ATHENS, Greece – Greece’s unemployment shot up to 21.9 per cent in March, rising sharply from the 15.7 per cent rate in the same month last year and up from 21.4 per cent in February, the country’s statistics agency said Thursday.Greece has been struggling through a financial crisis for the past two years, and has been relying on billions of euros in international rescue loans from other eurozone countries and the International Monetary Fund since May 2010. In return, it has made deep spending cuts and imposed major tax hikes, leaving the country mired in a deep recession.The statistics agency said Thursday that unemployment was up 37.8 per cent in March compared with the same month last year. Compared with February 2012, there were 21,625 more people unemployed this March, a 2.1 per cent increase.Young people have been the most affected by the job losses, with more than half â€” 52.8 per cent â€” of those in the 15-24 age group out of work in March, compared to 42 per cent in the same month last year.Greece’s financial crisis has also triggered political turmoil. Voters furious at spending cuts that have led to reductions in pensions and salaries and ever increasing taxes punished the two main political parties, the New Democracy conservatives and socialist PASOK, in May 6 elections, turning to smaller and more radical parties on the right and left of the political spectrum.No party won an outright majority on May 6 and coalition talks collapsed after 10 days, forcing the country into new elections on June 17. New Democracy has been running head-to-head with the radical left-wing Syriza party in recent opinion polls. Syrisza has vowed to pull Greece out of its bailout commitments if elected. AddThis Sharing ButtonsShare to TwitterTwitterShare to FacebookFacebookShare to RedditRedditShare to 電子郵件Email by News Staff Posted Jun 7, 2012 6:11 am MDT Unemployment in Greece spirals to 21.9 per cent in March as austerity takes its toll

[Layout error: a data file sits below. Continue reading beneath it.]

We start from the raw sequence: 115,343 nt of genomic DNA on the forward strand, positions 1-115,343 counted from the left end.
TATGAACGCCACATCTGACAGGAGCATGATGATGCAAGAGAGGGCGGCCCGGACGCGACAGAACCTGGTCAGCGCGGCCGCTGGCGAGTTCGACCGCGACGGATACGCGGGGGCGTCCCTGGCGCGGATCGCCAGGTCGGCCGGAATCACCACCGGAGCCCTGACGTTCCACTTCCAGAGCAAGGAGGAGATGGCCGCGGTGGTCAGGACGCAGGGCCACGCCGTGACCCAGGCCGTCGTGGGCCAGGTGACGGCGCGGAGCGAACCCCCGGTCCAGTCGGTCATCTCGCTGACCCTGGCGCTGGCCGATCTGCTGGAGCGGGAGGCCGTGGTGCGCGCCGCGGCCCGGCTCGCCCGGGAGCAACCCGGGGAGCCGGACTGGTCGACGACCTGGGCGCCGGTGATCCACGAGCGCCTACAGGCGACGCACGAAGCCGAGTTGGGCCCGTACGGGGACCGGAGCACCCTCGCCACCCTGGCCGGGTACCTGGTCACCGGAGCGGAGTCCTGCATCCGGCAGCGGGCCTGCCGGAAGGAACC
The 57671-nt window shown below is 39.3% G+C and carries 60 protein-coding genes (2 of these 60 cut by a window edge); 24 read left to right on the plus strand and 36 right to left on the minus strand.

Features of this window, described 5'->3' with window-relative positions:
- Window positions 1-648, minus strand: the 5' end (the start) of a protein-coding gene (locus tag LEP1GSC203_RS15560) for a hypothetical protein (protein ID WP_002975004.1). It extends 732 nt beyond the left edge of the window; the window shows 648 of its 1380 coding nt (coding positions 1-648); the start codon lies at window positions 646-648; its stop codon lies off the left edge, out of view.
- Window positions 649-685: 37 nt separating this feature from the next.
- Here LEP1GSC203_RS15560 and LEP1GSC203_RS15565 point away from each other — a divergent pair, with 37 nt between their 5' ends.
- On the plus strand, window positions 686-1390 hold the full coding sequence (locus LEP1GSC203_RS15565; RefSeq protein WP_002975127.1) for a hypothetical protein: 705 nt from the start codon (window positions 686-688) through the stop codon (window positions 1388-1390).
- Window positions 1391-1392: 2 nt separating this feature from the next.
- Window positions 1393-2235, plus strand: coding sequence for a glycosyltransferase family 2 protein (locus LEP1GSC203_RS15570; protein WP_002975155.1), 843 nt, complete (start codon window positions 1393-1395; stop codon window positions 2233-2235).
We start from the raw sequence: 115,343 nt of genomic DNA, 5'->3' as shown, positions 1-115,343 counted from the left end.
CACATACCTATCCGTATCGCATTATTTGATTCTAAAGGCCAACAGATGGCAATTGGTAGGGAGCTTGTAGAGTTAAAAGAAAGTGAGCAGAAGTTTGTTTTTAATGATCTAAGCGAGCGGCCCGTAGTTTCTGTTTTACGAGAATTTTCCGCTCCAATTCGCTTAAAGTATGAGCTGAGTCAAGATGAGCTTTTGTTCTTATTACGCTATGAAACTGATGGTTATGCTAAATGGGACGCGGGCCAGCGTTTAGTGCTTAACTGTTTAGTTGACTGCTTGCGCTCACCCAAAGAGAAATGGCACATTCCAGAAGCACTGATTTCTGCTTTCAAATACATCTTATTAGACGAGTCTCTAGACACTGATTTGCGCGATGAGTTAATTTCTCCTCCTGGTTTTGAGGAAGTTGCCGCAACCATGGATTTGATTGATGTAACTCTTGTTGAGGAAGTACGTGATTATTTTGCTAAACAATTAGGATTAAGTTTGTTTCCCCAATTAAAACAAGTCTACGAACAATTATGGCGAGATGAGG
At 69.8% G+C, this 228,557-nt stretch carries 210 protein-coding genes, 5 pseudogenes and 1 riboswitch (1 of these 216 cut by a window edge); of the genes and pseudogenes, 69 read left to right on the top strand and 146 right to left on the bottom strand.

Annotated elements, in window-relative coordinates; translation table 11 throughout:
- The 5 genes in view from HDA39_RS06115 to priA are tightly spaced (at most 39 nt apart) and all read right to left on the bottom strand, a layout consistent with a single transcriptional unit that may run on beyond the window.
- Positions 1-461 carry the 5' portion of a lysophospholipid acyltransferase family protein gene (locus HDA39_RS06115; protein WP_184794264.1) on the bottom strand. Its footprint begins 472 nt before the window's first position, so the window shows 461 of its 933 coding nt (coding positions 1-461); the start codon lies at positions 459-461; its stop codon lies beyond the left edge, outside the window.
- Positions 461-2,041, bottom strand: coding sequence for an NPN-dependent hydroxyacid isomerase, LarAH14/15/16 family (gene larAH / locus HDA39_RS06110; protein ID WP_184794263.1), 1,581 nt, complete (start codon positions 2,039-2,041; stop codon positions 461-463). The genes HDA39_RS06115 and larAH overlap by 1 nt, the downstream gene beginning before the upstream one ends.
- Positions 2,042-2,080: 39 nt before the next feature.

Aram Shishmanian, Chief Executive of WGC said on Friday: “The announcement is a clear endorsement of gold’s role in today’s global economic and financial architecture and a reflection of the success of the previous Central Bank Gold Agreements. The agreement to limit the sale of gold over the five year period to 2,000 t demonstrates that, at a time of continued market volatility and inflationary fears, gold’s unique investment qualities provide the necessary hedge and protection that central banks are seeking. The reduction in the annual ceiling on sales from 500 t in the current agreement to 400 t/y starting on September 27, 2009, reflects an acknowledgment of the fact that the central banks’ appetite for sales is diminishing. This is evident in the way that total sales under CBGA2 look set to fall well short of the ceiling the signatories set for themselves in 2004.”The decision to allow room under the agreed ceiling to incorporate the IMF’s proposed sale of 403 t demonstrates a willingness to help the IMF comply with the recommendations of the Crockett Report that IMF sales should represent no net addition to the quantity of gold the market is expecting from the official sector.